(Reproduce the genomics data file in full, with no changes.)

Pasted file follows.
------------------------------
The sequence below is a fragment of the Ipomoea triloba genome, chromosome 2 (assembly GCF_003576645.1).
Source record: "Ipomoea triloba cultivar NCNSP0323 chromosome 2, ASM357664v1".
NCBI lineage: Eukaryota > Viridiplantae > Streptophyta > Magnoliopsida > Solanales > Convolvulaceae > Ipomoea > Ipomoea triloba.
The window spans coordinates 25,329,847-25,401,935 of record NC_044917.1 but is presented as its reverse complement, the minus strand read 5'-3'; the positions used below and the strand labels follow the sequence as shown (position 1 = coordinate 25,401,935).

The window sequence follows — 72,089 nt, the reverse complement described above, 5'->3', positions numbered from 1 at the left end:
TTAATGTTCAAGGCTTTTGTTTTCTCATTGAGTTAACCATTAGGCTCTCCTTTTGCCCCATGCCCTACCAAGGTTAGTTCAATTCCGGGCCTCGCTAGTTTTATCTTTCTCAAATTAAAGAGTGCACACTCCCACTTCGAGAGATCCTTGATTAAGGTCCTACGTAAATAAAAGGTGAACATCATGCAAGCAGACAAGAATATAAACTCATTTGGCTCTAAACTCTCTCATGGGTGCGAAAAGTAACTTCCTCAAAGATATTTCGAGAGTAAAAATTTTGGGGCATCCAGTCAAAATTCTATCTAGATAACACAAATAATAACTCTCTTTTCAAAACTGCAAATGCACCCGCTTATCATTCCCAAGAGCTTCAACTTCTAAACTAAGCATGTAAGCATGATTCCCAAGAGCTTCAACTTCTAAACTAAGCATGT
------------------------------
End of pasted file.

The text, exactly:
The sequence below is a fragment of the Ipomoea triloba genome, chromosome 2 (assembly GCF_003576645.1).
Source record: "Ipomoea triloba cultivar NCNSP0323 chromosome 2, ASM357664v1".
NCBI lineage: Eukaryota > Viridiplantae > Streptophyta > Magnoliopsida > Solanales > Convolvulaceae > Ipomoea > Ipomoea triloba.
The window spans coordinates 25,329,847-25,401,935 of record NC_044917.1 but is presented as its reverse complement, the minus strand read 5'-3'; the positions used below and the strand labels follow the sequence as shown (position 1 = coordinate 25,401,935).

The window sequence follows — 72,089 nt, the reverse complement described above, 5'->3', positions numbered from 1 at the left end:
TTAATGTTCAAGGCTTTTGTTTTCTCATTGAGTTAACCATTAGGCTCTCCTTTTGCCCCATGCCCTACCAAGGTTAGTTCAATTCCGGGCCTCGCTAGTTTTATCTTTCTCAAATTAAAGAGTGCACACTCCCACTTCGAGAGATCCTTGATTAAGGTCCTACGTAAATAAAAGGTGAACATCATGCAAGCAGACAAGAATATAAACTCATTTGGCTCTAAACTCTCTCATGGGTGCGAAAAGTAACTTCCTCAAAGATATTTCGAGAGTAAAAATTTTGGGGCATCCAGTCAAAATTCTATCTAGATAACACAAATAATAACTCTCTTTTCAAAACTGCAAATGCACCCGCTTATCATTCCCAAGAGCTTCAACTTCTAAACTAAGCATGTAAGCATGATTCCCAAGAGCTTCAACTTCTAAACTAAGCATGT